Interview with Laura Hartenberger

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(10th Grade Student at the Oakwood Collegiate School in Toronto – November 2000)

Q. What is a regular day like in your life? What sort of daily activities does your job involve?

A. My daily activities have changed quite a bit over the years. Every day is unique and different in some way. Today, November 28, 2000 is a typical day, for example. After waking at 7:00 AM, and after an hour of the usual morning personal hygiene, my work day begins with an hour (or more) on the computer responding to emails. This morning there are two orders for NEXUS CDs in the email pile, so each will take about 15 to 20 minutes to prepare – gather the CDs, prepare invoices and mailing labels, package the CDs for mailing, take them to the post office, and lastly, enter the information in my computer for accounting.

Other email responses have to do with a combination of personal projects (I am planning for a residence at the Banff Centre for Management in June 2001), NEXUS projects (NEXUS is working on several new commissions with important composers to create new pieces of music), and projects involving my work on the Board of Directors of the Rochester Philharmonic Orchestra (mostly having to do with the Orchestra’s significant educational activities in Rochester – 58 concerts and over 360 other related community education events each season).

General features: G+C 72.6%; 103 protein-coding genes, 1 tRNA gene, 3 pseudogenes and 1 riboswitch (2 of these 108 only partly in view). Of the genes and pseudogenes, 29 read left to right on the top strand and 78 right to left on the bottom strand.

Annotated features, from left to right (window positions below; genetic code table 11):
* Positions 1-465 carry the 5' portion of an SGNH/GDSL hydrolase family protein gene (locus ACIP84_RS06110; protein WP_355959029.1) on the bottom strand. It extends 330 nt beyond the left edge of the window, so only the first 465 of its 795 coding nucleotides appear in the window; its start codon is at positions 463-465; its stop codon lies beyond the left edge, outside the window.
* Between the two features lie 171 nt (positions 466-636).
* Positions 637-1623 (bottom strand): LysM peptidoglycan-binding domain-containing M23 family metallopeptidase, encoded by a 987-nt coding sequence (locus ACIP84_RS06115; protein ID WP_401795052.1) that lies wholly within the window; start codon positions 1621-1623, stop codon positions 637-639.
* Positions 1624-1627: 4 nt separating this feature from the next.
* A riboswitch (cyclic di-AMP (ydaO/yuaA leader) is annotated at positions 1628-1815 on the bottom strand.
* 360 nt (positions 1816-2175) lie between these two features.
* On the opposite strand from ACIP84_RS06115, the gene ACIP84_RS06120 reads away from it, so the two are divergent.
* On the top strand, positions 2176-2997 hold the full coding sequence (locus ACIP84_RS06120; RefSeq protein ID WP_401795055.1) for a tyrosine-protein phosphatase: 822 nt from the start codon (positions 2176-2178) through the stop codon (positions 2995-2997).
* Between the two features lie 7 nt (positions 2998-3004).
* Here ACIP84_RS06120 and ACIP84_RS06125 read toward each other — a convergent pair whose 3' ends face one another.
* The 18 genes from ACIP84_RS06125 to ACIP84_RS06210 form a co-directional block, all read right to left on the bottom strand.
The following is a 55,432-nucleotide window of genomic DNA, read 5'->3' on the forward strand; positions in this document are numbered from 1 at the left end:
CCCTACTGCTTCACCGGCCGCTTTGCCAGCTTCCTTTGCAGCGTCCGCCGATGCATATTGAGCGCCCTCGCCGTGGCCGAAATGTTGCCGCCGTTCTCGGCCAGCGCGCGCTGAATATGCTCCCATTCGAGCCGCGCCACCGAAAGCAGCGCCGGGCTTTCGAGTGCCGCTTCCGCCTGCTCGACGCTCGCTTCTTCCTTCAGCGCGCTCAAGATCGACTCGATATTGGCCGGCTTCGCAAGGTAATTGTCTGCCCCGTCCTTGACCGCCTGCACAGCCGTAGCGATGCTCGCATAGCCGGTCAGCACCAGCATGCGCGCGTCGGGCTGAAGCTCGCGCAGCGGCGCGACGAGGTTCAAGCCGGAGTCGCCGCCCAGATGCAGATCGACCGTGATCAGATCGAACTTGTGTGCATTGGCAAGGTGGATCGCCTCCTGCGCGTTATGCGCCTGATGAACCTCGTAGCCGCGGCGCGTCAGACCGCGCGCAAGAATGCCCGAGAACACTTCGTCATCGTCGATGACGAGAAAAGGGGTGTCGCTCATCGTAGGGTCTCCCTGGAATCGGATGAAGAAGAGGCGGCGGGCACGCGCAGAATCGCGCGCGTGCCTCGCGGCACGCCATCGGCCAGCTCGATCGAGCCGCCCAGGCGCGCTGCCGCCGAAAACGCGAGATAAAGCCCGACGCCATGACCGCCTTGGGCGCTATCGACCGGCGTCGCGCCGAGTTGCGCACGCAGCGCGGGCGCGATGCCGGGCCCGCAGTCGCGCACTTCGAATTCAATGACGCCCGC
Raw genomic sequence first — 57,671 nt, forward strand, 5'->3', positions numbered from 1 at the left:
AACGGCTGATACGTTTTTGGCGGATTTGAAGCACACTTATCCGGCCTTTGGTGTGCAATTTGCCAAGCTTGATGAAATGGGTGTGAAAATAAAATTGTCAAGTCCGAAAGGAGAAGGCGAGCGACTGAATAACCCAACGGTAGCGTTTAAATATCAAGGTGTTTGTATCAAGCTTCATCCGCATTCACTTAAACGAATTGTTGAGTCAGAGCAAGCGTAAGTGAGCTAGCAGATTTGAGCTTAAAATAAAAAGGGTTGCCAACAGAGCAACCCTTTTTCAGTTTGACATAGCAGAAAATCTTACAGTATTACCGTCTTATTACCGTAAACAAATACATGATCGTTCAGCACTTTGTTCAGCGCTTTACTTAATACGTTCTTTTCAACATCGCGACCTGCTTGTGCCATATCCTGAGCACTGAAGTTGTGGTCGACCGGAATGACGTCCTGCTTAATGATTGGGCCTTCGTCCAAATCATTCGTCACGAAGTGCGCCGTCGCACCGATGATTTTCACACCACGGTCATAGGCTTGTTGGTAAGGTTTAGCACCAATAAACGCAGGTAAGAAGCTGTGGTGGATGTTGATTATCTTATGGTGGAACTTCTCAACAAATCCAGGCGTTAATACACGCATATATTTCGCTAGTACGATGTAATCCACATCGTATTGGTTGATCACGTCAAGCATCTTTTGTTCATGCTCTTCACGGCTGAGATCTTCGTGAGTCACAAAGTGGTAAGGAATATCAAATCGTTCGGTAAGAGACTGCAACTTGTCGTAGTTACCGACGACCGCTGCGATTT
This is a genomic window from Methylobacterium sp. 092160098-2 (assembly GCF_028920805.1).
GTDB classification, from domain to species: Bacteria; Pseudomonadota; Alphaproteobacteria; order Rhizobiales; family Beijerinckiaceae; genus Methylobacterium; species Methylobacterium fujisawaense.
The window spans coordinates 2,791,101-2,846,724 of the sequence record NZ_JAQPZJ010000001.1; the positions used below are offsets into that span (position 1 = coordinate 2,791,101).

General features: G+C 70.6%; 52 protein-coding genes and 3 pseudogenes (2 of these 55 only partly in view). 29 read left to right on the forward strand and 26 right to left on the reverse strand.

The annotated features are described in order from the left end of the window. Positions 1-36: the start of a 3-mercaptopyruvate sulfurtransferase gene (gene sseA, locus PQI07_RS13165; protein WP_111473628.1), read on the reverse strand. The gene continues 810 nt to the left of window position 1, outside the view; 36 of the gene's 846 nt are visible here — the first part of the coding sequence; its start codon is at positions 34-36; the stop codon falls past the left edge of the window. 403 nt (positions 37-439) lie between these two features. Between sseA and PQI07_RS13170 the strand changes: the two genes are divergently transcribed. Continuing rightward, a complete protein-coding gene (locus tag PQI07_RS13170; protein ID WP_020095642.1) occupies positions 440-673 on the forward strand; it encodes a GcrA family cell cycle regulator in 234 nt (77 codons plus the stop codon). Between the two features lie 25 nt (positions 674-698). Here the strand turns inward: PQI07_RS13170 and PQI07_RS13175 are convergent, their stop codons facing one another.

At 10:00 today, I will drive to the Rochester Philharmonic Office where I will prepare materials to be mailed to the 24 members of the Rochester Philharmonic Orchestra’s Education and Outreach Council, of which I am the Council Chair, which means I help to organize the Council’s activities in overseeing all of the Orchestra’s education programs. The materials need to be copied, stuffed in envelopes, and mailed to the Council members before the monthly meeting next week.

At noon I will be having a business lunch with the Orchestra’s Education Director, during which we will be discussing various topics related to the education programs.